Edge of the A'A

The trail is not super long, and soon Cinder Cone itself loomed 750 feet above us.   

The trail up the actual volcano was like walking on beach sand (or a trail chewed up by horses) but at a 30-35 degree incline.  Quad-buster for sure, but with great views.  Interesting observation, the volcanic soils around Cinder Cone seemed to support no vegetation but a healthy stand of pine trees.  Cool how soil chemistry can influence community composition, no?

Half way now, I think I can, I think I can.  Like a natural cardiac stress test.

Cinder Cone has a cool double rim, though to be caused by variations in the eruption sequence. Trails follow around both rims and down into the crater itself.

We took another trail down the cone so that we could circle around the south side of the volcano, past the outflow vent of the Fantastic Lava Beds and along another section the Nobels Immigrant Trail. 

Fantastic Lava Beds vent
Base of the cinder cone, trail alongside.
After the Cinder Cone trail we ate a quick late lunch then put our kayaks out into nearby Butte Lake, where the Fantastic Lava Beds go right down to the water's edge.  This time I could eat what I caught, so the game was afoot.

Lava beds on the shoreline.  Evidently great for fishing.
Doug headed over to the forested shoreline, expecting to find fish nearby.  Not knowing any better, I went right over next to the barren lava flow and tossed out a cast.  A few seconds later I was calling my friends name so hard he thought I had capsized.  A big ol' rainbow trout was on my hook, straining the low-test line.  It was a beauty both in its rainbow sheen and its lovely edible girth!  We strung it along behind the kayak and headed off, Doug now intently interested in the basalt shoreline. 

Doesn't look it here but that's a 14 inch trout.
I caught another smaller rainbow a little further along, insuring our dinner protein.  Thereafter my curiosity outweighed my continued interest in fishing and I leisurely paddled around, exploring the lava inlets, my trout stringing along behind me.  Too soon the sun went down below a trio of volcanoes and we packed up and headed to our culinary reward.  Doug didn't catch anything.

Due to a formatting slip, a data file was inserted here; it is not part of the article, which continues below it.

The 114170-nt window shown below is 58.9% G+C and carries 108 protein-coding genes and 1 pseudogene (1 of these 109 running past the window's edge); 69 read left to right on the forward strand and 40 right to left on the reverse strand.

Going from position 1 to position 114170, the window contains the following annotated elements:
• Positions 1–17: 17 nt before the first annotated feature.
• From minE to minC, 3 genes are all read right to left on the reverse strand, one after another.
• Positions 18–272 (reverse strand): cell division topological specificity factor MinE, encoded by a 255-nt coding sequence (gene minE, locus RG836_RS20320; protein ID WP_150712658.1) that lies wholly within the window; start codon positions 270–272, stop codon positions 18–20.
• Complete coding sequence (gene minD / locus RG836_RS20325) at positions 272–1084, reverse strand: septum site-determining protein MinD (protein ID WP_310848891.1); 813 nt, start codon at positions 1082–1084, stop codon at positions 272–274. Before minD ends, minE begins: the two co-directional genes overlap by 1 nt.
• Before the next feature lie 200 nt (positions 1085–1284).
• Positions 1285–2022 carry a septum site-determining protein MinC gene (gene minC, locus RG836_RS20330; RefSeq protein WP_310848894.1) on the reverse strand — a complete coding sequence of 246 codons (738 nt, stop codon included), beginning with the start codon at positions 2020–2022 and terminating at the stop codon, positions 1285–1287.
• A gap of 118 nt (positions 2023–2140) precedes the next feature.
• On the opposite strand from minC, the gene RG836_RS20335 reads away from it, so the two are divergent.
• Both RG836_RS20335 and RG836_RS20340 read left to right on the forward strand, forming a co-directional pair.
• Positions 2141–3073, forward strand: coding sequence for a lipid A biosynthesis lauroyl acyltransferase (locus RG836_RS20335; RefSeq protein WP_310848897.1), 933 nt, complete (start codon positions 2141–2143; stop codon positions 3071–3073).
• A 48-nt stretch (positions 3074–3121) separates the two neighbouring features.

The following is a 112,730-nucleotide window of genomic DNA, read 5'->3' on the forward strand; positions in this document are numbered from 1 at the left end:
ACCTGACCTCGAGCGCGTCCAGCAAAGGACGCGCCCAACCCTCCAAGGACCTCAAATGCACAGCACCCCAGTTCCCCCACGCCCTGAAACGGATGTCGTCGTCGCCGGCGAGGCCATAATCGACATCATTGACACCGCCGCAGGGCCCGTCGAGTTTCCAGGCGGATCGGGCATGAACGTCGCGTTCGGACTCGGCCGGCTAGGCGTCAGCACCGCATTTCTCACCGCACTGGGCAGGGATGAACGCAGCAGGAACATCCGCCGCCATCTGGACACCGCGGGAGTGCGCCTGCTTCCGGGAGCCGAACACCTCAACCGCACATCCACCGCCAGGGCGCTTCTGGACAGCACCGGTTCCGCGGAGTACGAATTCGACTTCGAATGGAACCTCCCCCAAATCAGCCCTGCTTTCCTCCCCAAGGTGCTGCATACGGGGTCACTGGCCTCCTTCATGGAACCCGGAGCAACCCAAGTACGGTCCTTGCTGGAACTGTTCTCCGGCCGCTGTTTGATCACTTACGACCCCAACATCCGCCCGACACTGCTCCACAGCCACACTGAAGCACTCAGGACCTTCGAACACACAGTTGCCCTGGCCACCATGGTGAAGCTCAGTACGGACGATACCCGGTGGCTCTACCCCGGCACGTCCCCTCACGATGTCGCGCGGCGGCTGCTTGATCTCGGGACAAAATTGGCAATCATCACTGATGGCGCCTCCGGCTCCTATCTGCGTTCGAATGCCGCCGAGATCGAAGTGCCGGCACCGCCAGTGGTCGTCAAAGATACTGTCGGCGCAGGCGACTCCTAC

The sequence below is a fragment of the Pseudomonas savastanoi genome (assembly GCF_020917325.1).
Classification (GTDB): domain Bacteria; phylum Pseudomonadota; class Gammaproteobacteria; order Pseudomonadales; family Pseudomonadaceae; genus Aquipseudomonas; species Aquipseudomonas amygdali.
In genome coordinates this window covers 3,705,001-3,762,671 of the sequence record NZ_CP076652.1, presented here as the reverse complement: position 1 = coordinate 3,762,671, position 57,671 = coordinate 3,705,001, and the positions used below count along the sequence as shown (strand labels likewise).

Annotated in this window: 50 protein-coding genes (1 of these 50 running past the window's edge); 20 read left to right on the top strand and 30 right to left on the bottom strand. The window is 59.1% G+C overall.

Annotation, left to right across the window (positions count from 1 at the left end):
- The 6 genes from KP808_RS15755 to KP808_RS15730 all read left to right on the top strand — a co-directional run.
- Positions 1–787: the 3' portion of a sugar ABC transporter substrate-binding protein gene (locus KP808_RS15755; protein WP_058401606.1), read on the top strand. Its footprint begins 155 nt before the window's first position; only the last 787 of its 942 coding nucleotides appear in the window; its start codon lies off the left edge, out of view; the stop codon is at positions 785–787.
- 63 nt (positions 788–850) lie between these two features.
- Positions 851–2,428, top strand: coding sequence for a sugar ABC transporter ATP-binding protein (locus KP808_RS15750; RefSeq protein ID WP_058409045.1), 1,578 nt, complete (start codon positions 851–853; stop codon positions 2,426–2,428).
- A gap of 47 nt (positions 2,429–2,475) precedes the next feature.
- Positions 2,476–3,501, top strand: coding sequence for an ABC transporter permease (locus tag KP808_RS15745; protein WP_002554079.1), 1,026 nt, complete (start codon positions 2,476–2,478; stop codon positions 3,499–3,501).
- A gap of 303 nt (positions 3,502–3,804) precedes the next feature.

From left to right:  Cinder Cone (cinder cone volcano), Lassen Peak (plug dome volcano), Prospect Peak (shield volcano)

I'm going to eat you little fishy!
'Cause I like little fish!
The second morning was much a repeat of the first, I took an early morning stroll then after a big shared breakfast we headed out on a day hike.  This time our destination was Bumpass Hell, an active geothermal area.  It is named after Kendall Vanhook Bumpass, a cowboy who was leading an expedition to the area when his leg broke through the mud crust, resulting in massive scalding that eventually caused the loss of his leg.  I'm sure to Bumpass it did indeed become his idea of Hell. 

Bumpass Hell was much kinder to us.  We decided to take the back trail to the place, past a Cold Boiling Lake (more like cold bubbling puddle this time of year) and up a steep trail with great views.   We saw a mother bear and two cubs, fortunately before we stumbled over them.  They were gobbling up manzanita berries, fattening up in the last days of summer.  In fact, the whole landscape had that feel of waiting, prepared for the first of the winter storms to settle in. 

After a long climb up we finally came over a ridge and arrived at Bumpass Hell.  The steam and vivid colors were a big contrast to the green and brown later summer landscape we just traversed. 

Lots of volcanic material degraded to clay minerals by the hot, acidic waters.

No leg scalding for me man, I'm staying on this here boardwalk.

Supposedly those are pyrite crystals making this pool dark grey.
We finally headed back down and made our way back over to Manzanita for the evening.  We had great weather for two days but the growing wind, dropping temps and clouds on the horizon heralded the approach of the first winter storm.  The mild end-of-summer day was holding out for a few more hours though, and we headed to Manzanita Lake for one last evening of fishing.

Chaos Crags, Lassen Peak with it's cloud, and my friend.  Great last look.

Oh yeah, and Doug finally caught a fish!

During the night the storm front rolled in, a steady rain lashing the tent well past sunrise.  We finally pushed our way out into the gloom, crammed our sopping gear into the truck and headed back to the city.  On the way out we heard from a ranger that there was slush at the higher elevations, and I'm sure our lovely trail to Bumpass Hell was an icy mess.  I wondered about our bear family, curled up with their fur and fat.  But no matter, they were well prepared for it.  As for ourselves, we had great weather for a few days, and I think we did a good job of catching the last of summer there in Ishi's back yard at Lassen Volcanic National Park.